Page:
Apps fail all the time and so do ideas. It is agonising if you are the conceiver of the idea or the developer behind the app and it's even worse if you are both. The numbers tell me a tale that 60% of apps don't even manage to break even on their development costs and 70% of developers earn less than $5k from their most successful app.
We tend to overlook the miseries that mobile apps bring to developers because we are too caught up in hearing the glory stories of the UBERs and the Flipkarts and the eBays.
So there it is, right from the developer’s pit, almost all apps fail. Is it because of poor app design? Bad marketing? Wrong platform? Lack of bug fixing? Or is it because the app does not solve a problem? All seem viable, plausible, but the one common thing that binds all these failures together is lack of business analysis.
It is a common misconception that an app has to be unique; nothing is profoundly unique. “Everything is a copy of a copy," (Fight Club, 1999). And with that quote begins our process of business analysis.
It is alright to be suspiciously similar to another idea as long as you have the skills to make the app a better deliverable than any other competitor. Think cash. Always. It is pointless to make your app inherently non monetizable, because free apps only gets you kudos, and kudos don’t buy bread. If any point of ideation, you think you have lost your mind... congrats! You are doing it right.
You will always enjoy your own app, no matter how devilishly repulsive it may be. Take perspective from your end users, see what they see, feel what they feel because they are your success drivers.
There is a method in everything. Your thoughts may be haphazard but it should never come out like that on paper. Process optimization is of prime importance when it comes to staging any idea for perfection. From the idea to app, process flows keep you in line with development and setup the timeline for your MVP.
An app acts as a collection of components but reacts as one. There are various parts in an app that work independently but coherently they must act as one. This could be how your app interacts with external components like third peripheral apps, humans and/or a combination of this. It is important to analyse this component of the app to understand how interactive your app can be.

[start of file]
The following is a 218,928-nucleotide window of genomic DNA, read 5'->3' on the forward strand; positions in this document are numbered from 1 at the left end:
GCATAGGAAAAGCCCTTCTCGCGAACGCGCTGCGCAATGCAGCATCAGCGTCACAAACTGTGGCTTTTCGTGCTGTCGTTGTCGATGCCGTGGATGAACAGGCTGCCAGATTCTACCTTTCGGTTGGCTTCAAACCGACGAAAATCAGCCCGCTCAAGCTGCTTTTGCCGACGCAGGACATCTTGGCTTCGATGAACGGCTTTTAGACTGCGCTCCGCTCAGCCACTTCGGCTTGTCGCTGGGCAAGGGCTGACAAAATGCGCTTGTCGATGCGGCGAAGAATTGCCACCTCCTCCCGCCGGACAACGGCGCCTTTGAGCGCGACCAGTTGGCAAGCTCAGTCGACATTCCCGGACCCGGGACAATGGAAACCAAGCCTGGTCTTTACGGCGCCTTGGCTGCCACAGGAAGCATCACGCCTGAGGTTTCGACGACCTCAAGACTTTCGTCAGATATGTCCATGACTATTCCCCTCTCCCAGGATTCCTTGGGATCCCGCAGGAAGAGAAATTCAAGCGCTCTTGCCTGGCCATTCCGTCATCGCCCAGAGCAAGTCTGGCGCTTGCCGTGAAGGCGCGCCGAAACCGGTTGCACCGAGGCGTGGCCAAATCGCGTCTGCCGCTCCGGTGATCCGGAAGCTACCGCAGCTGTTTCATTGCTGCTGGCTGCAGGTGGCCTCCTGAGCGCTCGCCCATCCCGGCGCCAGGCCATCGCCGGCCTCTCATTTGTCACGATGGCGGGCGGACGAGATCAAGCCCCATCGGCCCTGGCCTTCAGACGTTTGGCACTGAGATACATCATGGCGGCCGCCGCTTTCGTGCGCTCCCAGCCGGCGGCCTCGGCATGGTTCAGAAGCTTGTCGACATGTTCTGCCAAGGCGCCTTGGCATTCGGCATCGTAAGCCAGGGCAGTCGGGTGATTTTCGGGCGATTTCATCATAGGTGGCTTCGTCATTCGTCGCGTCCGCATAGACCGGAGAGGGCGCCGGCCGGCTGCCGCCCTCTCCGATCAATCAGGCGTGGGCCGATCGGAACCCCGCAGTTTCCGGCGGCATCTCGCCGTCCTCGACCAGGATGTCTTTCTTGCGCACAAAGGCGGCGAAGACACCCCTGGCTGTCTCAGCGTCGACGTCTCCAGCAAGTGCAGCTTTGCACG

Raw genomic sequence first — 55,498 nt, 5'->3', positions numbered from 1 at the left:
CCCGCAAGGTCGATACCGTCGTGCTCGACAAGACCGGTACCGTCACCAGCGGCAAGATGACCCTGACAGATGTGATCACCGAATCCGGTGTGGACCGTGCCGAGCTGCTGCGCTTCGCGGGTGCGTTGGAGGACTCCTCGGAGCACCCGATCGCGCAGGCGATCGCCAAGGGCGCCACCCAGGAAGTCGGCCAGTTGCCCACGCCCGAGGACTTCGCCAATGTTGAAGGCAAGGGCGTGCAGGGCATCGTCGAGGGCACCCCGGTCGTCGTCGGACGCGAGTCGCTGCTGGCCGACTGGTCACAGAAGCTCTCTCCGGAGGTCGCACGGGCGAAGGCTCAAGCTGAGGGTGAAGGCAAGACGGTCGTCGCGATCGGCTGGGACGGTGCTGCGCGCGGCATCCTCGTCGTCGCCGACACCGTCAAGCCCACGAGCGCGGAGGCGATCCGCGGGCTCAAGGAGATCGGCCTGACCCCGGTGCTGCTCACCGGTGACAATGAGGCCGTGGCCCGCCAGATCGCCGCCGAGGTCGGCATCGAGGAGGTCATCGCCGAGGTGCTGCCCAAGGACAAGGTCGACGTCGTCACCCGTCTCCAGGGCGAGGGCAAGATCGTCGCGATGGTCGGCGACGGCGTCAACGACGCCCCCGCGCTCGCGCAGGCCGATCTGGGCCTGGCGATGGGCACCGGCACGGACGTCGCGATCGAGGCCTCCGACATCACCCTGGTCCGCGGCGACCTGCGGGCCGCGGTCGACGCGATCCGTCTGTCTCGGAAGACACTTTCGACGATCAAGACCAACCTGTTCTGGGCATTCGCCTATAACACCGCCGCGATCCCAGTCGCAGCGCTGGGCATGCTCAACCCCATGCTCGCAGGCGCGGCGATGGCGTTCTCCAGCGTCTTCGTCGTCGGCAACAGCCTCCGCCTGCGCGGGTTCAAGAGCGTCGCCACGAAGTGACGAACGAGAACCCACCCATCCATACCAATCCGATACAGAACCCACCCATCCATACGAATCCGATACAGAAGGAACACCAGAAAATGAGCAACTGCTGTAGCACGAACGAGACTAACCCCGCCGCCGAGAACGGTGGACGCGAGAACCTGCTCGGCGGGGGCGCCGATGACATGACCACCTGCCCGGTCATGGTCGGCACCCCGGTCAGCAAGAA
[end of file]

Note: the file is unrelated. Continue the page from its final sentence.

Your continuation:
An app a visual treat, with flavors, zest and a much needed oomph for continuous and subconscious usage. Wireframes will help you get up close and personal with your app idea. Every little idea needs some sharp pruning here and there and the visual prototype (wireframes) is a complete simulation of your app. Without proper wireframing your app would be just another app left to wither in the cold dark shadows of the app stores.
Interestingly design comes in here at #5 but I cannot possibly begin to explain how important design is when it comes to mobile app development. A completely and congenitally worthless app can survive in the mobile app market if designed well. Business analysis of present day’s modern design is necessary to give a dapper and classique look to your app.
In the mobile app world, there are gliders and there are flyers. Gliders come in with great apps which eventually fade off but flyers are persistent competitors. One should always aim to be flyers, but you cannot afford to fly blind.
Consulting will not only help in initial stages of development but also through lifetime, to an extent that consulting may just define your app’s lifetime. Bottom line is, your idea doesn’t need to be exquisite, your developers don’t need to be Gandalf, and you do not need to be abominably rich to build a successful app. With the right ingredients, business acumen and analysis (and a tad bit of luck), any idea can set the mobile world afire.
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